Thursday, February 12, 2009

Make claim...

I have conducted extensive research on dog breeding and the world of show dogs. After that research, I have decided that legislation should be enacted to govern dog breeding.

The most predominant issue is pet overpopulation. The AKC doesn't really recognize that it even exists. Conversely, PETA believes that virtually no one should breed, unless a specific license is obtained. Clearly, a middle ground should be reached.

Few laws currently exist surrounding breeding. Basically anyone can breed as dogs wherever and whenever they choose. This lack of governance has resulted in millions of dogs euthanized yearly in shelters. Also, puppy mills are rampant throughout the U.S. They provide almost all of the dogs that are sold in pet stores.

Honestly I think that people just don't do the adequate research prior to purchasing a dog. Every breed is different and not all of them will work for everyone. Ample research is required before buying a dog. Also, dogs should be purchased from reputable sources. Yes, the AKC has members that are often "good" breeders, but they are harder to find and often more expensive.

The only viable way to ensure the safety of animals is through legislation. Money should be put behind laws, then it should be used to govern them.

Viaduct Replacement

A replacement to the Alaskan Way Viaduct is inevitable, thus I would vote in favor of a tunnel. First and fore most, our state is in dire need of jobs and this project would provide tens of thousands of jobs throughout the next nine years.

Next, Seattle is well-known for traffic problems. Nothing will better relieve conjestion than additional roadways. Seattleites that currently use public transportation are unlikely to revert back to the roads just because a new tunnel is in existance. Yes, the tunnel could free up some traffic, but it is not likely to solve the problem all together.

Finally, the current viaduct is dangerous. Numerous experiements have proven that it is likely to collapse in an earthquake. A safe and effective alternative is necessary.

Tuesday, February 10, 2009

Veronica Martin

Veronica Martin
Martin takes a personal approach to her education and hopes to further her personal interests through the education received at Seattle University.
It was a toss up between Seattle U and Chapman in Orange, California. In retrospect she feels that the schools are polar opposite and is happy with the decision to attend S.U.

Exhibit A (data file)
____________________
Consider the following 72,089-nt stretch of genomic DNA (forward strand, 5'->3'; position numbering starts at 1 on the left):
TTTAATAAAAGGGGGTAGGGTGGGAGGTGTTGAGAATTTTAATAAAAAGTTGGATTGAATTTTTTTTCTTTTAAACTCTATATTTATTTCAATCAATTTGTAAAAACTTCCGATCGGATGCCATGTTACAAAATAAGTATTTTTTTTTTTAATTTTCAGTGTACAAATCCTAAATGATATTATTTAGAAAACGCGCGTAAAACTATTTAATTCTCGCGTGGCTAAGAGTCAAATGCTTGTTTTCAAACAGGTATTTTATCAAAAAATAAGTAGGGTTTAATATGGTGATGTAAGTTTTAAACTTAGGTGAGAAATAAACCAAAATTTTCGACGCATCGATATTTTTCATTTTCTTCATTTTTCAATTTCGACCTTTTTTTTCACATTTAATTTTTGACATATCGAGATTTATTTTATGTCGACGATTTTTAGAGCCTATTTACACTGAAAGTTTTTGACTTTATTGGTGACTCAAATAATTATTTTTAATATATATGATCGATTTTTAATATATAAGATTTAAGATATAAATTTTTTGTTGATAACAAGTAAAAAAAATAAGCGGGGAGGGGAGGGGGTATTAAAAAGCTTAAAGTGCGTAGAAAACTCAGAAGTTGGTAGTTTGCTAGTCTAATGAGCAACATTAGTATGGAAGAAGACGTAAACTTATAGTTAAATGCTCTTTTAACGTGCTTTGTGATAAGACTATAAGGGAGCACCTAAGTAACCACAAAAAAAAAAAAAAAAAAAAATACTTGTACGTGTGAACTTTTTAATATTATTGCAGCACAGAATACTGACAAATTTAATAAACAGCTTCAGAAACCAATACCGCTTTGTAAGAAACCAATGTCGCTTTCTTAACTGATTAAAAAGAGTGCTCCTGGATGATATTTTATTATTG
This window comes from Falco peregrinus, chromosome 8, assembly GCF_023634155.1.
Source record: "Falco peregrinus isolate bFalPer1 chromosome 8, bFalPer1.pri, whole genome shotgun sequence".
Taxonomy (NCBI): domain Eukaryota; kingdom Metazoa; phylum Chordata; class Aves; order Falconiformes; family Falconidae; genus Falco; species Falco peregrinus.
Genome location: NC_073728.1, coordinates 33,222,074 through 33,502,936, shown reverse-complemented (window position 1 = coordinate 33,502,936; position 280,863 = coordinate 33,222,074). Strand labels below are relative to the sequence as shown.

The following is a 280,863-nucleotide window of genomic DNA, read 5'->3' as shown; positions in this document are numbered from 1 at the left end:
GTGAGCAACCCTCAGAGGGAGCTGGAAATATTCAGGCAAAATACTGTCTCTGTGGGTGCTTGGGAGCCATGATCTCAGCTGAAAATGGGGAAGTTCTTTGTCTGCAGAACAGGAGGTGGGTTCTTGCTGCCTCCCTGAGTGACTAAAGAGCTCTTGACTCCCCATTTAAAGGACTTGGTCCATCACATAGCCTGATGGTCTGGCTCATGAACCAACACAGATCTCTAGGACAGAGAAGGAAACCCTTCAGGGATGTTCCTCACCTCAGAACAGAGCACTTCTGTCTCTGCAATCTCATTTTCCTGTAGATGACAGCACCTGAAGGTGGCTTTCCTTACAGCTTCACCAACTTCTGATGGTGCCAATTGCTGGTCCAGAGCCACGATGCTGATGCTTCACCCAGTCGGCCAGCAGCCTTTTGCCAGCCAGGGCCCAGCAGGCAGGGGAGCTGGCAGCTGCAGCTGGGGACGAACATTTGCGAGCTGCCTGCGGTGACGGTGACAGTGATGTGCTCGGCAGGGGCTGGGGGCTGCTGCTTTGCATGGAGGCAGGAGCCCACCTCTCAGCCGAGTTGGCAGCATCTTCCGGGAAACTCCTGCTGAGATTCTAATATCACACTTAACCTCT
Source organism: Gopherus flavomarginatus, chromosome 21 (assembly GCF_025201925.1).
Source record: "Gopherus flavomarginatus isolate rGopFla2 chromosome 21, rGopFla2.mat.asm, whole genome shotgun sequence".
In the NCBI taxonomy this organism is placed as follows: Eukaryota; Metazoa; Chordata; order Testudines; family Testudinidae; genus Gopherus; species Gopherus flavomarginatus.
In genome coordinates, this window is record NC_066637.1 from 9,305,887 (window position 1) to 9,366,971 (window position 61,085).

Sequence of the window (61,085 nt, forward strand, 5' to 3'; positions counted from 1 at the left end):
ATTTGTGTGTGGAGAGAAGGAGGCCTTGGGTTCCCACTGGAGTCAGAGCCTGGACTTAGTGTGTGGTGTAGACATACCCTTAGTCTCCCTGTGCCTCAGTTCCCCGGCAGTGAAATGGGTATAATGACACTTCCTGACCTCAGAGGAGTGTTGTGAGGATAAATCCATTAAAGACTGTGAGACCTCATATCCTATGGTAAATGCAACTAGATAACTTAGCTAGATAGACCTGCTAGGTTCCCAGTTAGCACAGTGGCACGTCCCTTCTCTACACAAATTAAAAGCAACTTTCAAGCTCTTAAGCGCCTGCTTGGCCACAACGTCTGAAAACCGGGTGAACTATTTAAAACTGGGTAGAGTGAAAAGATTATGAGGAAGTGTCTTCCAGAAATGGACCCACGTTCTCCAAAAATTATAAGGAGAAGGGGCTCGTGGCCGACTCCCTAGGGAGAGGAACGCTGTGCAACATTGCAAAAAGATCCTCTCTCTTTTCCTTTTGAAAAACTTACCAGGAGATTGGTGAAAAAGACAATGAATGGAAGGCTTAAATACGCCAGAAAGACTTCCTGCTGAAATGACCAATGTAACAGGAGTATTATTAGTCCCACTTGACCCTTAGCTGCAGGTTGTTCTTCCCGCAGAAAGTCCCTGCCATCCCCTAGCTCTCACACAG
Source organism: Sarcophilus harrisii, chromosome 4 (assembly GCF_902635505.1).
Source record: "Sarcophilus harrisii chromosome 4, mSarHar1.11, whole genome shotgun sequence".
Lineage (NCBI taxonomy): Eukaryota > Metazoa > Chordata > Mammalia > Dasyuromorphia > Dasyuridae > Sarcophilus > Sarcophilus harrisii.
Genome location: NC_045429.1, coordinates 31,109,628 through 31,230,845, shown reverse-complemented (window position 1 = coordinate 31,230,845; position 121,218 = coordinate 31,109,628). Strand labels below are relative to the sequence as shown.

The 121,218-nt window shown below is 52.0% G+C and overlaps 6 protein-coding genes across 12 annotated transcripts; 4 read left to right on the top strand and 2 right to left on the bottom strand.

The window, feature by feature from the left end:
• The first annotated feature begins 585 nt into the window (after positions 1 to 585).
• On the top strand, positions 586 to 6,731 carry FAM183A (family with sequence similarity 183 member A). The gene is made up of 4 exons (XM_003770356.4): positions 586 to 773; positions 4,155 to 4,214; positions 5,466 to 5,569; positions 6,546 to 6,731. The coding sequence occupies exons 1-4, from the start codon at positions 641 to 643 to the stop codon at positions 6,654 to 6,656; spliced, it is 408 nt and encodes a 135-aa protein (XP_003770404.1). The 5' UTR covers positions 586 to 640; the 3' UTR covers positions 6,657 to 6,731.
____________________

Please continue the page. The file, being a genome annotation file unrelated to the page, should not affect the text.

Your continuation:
Martin has, however, discovered that Journalism promotes relationship with people that is forced and relies on the “what’s in it for me?” approach. She does not feel comfortable looking at friends as potential stories and would like to lead her life in a different manner.

Socrates Interpretation

Seattle University is divided over the transition to Division One basketball. The impending change to Division One has students taking sides, either for the transition or against it.
Let us apply the following Socrates proverb to the Division One transition. “The root of education is bitter, but sweet are its fruits.” Some, like Alyss Tsukayama, feel that placing more emphasis on sports could impede her education.
“I feel that Seattle University has a great reputation for high qualities of education, and that is why I chose this school over others that spent more money on sports,” she says.
Tsukayama could be onto something—or missing the point--when juxtaposing Socrates’ stance on bitter and sweet. Her fears and anticipation about Seattle University putting more stock in Division One sports might end up improving the academic experiences for students.
Seattle University basketball coach Gweth talks about the unexpected winning season for his team.
“We came out of nowhere and ended up traveling thousands of miles this season,” he says. “My team goes out on the court and is winning—without the attitude of other teams.”
Taking the time to work, practice and sneak-in might give Seattle U the winning edge. After all, it is easier to win as the expected underdog, without the pressures of previous success.
Because change can harbor resistance, the quote from Socrates could lend a helping hand to those concerned about Seattle University. All anyone can really do s wait and see. This difficult time of transition could end up reaping rewards of improved education from increased finances granted to the school.